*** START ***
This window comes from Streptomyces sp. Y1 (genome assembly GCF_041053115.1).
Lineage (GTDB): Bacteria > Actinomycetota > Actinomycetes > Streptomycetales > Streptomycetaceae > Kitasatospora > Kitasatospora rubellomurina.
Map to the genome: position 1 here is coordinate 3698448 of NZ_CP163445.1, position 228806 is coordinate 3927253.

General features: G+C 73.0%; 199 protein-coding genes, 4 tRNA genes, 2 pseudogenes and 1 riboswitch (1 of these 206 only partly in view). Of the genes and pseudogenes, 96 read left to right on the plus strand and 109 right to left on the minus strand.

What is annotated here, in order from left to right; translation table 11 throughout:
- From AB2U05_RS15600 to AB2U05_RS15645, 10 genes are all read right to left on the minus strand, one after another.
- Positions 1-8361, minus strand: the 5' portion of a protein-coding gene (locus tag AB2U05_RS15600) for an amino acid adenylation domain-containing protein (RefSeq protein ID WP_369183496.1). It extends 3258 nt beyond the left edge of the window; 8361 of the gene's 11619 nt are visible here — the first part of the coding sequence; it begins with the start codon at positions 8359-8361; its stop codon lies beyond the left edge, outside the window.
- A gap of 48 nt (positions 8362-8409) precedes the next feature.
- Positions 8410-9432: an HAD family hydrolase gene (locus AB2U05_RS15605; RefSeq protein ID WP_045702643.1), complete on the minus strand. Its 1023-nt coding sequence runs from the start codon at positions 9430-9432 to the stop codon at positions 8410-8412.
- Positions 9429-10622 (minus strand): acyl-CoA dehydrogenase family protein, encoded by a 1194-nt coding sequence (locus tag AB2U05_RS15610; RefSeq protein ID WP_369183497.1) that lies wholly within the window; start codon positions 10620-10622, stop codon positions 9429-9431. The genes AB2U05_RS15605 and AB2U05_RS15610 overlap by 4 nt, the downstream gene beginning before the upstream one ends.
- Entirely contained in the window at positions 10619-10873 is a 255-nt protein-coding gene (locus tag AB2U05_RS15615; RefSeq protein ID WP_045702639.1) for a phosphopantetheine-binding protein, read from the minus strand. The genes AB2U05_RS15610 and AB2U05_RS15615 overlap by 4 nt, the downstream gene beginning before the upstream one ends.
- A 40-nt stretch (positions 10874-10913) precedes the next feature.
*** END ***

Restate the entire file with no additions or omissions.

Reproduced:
This window comes from Streptomyces sp. Y1 (genome assembly GCF_041053115.1).
Lineage (GTDB): Bacteria > Actinomycetota > Actinomycetes > Streptomycetales > Streptomycetaceae > Kitasatospora > Kitasatospora rubellomurina.
Map to the genome: position 1 here is coordinate 3698448 of NZ_CP163445.1, position 228806 is coordinate 3927253.

General features: G+C 73.0%; 199 protein-coding genes, 4 tRNA genes, 2 pseudogenes and 1 riboswitch (1 of these 206 only partly in view). Of the genes and pseudogenes, 96 read left to right on the plus strand and 109 right to left on the minus strand.

What is annotated here, in order from left to right; translation table 11 throughout:
- From AB2U05_RS15600 to AB2U05_RS15645, 10 genes are all read right to left on the minus strand, one after another.
- Positions 1-8361, minus strand: the 5' portion of a protein-coding gene (locus tag AB2U05_RS15600) for an amino acid adenylation domain-containing protein (RefSeq protein ID WP_369183496.1). It extends 3258 nt beyond the left edge of the window; 8361 of the gene's 11619 nt are visible here — the first part of the coding sequence; it begins with the start codon at positions 8359-8361; its stop codon lies beyond the left edge, outside the window.
- A gap of 48 nt (positions 8362-8409) precedes the next feature.
- Positions 8410-9432: an HAD family hydrolase gene (locus AB2U05_RS15605; RefSeq protein ID WP_045702643.1), complete on the minus strand. Its 1023-nt coding sequence runs from the start codon at positions 9430-9432 to the stop codon at positions 8410-8412.
- Positions 9429-10622 (minus strand): acyl-CoA dehydrogenase family protein, encoded by a 1194-nt coding sequence (locus tag AB2U05_RS15610; RefSeq protein ID WP_369183497.1) that lies wholly within the window; start codon positions 10620-10622, stop codon positions 9429-9431. The genes AB2U05_RS15605 and AB2U05_RS15610 overlap by 4 nt, the downstream gene beginning before the upstream one ends.
- Entirely contained in the window at positions 10619-10873 is a 255-nt protein-coding gene (locus tag AB2U05_RS15615; RefSeq protein ID WP_045702639.1) for a phosphopantetheine-binding protein, read from the minus strand. The genes AB2U05_RS15610 and AB2U05_RS15615 overlap by 4 nt, the downstream gene beginning before the upstream one ends.
- A 40-nt stretch (positions 10874-10913) precedes the next feature.